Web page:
Let’s not give up yet on sustainability, self-reliance, diversity

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Published: 3/26/2020 2:13:53 PM

As ever, in a time when people are looking for answers to serious problems, the prospect of a quick and convenient solution is enticing. So it seems with Vermont climate activist Bill McKibben, who’d like to see Massachusetts serve as a whipping boy for vast climate wrongs perpetrated around the globe. Writing in a recent My Turn “Open letter to the Massachusetts Legislature,” Mr. McKibben calls on our Legislature to end logging once and for all across big swaths of Massachusetts forest in hopes it will make a helpful dent in global climate change.

In reality, eliminating logging on public or private land would do nothing to reverse or even slow climate change. Even worse, Mr. McKibben’s extinguishing pen stroke would impoverish our lives just as surely as if we banned farming in Massachusetts — after all, when we obtain a product produced locally by our own efforts on the land, such as the winter fuel that warms us or the root vegetables we might roast for dinner, we stay engaged with the land and our future. But, as with ordering a one-off avocado on Amazon, that comfortable legislative pen stroke envisioned by Mr. McKibben would be a real setback to the longstanding and hardscrabble efforts by many people to sustainably produce what we need right here in MA.

It is important to remember that as long as we are alive and kicking on this planet, we will need access to natural resources such as wood and food. To this end, our Massachusetts mix of active and passive forest management has been remarkably sustainable so far. In fact, today we have much more wood — and therefore carbon — in our forests than we did 100 years ago. And we continue to grow more. Rather than worry about the forests we actually manage, maybe Mr McKibben can worry about the forests we actually lose — to development — right here in Massachusetts, including over 30,000 acres of forest lost since 2012 alone (source: Mass Audubon).

Science has clearly established that thick areas of young trees are essential to birds as part of an overall complex forest landscape of young and – of course — mature forests. When stimulating the growth of young trees by harvesting important wood we need and use, forest management simultaneously supports over 60 bird species that breed in Massachusetts. Many of these species are uncommon or declining, and 18 of them are listed as Species of Greatest Conservation Need.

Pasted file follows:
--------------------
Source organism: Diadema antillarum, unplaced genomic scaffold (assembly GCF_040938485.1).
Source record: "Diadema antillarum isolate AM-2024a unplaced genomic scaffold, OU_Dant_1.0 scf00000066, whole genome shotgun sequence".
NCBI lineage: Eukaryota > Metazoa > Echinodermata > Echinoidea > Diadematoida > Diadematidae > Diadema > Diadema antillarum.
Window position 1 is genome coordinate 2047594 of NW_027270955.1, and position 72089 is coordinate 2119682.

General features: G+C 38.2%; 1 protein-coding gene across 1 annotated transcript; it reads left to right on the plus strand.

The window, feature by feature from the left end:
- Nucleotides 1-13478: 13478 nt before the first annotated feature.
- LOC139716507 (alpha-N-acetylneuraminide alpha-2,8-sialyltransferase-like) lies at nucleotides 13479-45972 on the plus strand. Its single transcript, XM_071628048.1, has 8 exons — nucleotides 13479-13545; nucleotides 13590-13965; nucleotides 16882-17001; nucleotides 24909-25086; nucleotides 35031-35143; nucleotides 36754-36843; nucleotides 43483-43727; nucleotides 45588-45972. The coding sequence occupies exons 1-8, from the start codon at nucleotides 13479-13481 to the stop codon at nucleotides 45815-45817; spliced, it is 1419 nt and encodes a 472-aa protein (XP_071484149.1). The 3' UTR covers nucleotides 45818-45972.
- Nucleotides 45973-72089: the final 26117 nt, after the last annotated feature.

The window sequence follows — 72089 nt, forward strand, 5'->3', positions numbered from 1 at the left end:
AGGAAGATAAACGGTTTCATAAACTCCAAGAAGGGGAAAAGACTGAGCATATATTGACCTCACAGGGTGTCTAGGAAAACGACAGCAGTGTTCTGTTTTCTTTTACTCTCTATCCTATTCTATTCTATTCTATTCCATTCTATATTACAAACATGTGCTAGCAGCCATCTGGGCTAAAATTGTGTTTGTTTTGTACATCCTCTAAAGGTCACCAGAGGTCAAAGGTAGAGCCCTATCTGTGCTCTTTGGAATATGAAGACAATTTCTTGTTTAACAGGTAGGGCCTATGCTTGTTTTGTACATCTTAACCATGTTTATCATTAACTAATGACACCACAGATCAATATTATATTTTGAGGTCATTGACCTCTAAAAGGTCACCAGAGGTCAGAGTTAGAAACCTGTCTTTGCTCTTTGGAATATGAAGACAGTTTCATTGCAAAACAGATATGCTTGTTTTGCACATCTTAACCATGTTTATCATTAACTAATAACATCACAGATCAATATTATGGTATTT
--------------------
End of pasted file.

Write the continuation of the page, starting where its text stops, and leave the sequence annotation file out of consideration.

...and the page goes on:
So how does young forest help birds thrive? Though less preferable to hikers, many birds delight in the dense and protective thickets of whippy stems laden with rich insect and fruit resources triggered by sunlight reaching the forest floor and understory. If you’ve ever had a tree taken down in your yard, you’ll know the difference in sunlight that cutting even one tree can make.

Does all the talk of birds and trees obscure a deeper forest reality? True, trees and birds alone do not make a forest. But when a diversity of birds — or trees, or pollinators, for example, or ants — are thriving, this reflects positively on the total condition of the forest.

Pollinators? Scientists studying managed forest sites near the Quabbin Reservoir found that the abundance and diversity of forest bees increased in areas that had been recently logged when compared to adjacent uncut forests. Writing in the journal Forest Ecology and Management in 2017, they note that forest bees benefit generally from a complex forest landscape that includes adequate young forest habitat. Not surprisingly, the increased sunlight in logged areas stimulates flower production, a key resource for pollinators.

Likewise, scientists found that the abundance and diversity of forest ants increased after logging in a densely-shaded hemlock forest in Petersham, as noted in a 2015 paper published in Ecosphere. The increased sunlight let in by logging warmed the soil, benefiting more ants than a similar forest that was left uncut.

Appropriate logging can stimulate multiple biodiversity benefits even when done for other reasons. And, like farming, when thoughtful forestry helps us meet our local needs in a sustainable and self-reliant way, we all benefit - birds, ants, pollinators and people. We are growing more wood than we cut. Our Massachusetts forest is not causing the climate crisis. In our great desire to solve carbon problems, let’s not abandon local sustainability and traditions of self-reliance, and by all means let’s not shoot ourselves in the foot with a seemingly convenient stroke of a pen.

Michael Mauri is a Massachusetts licensed forester based in South Deerfield.


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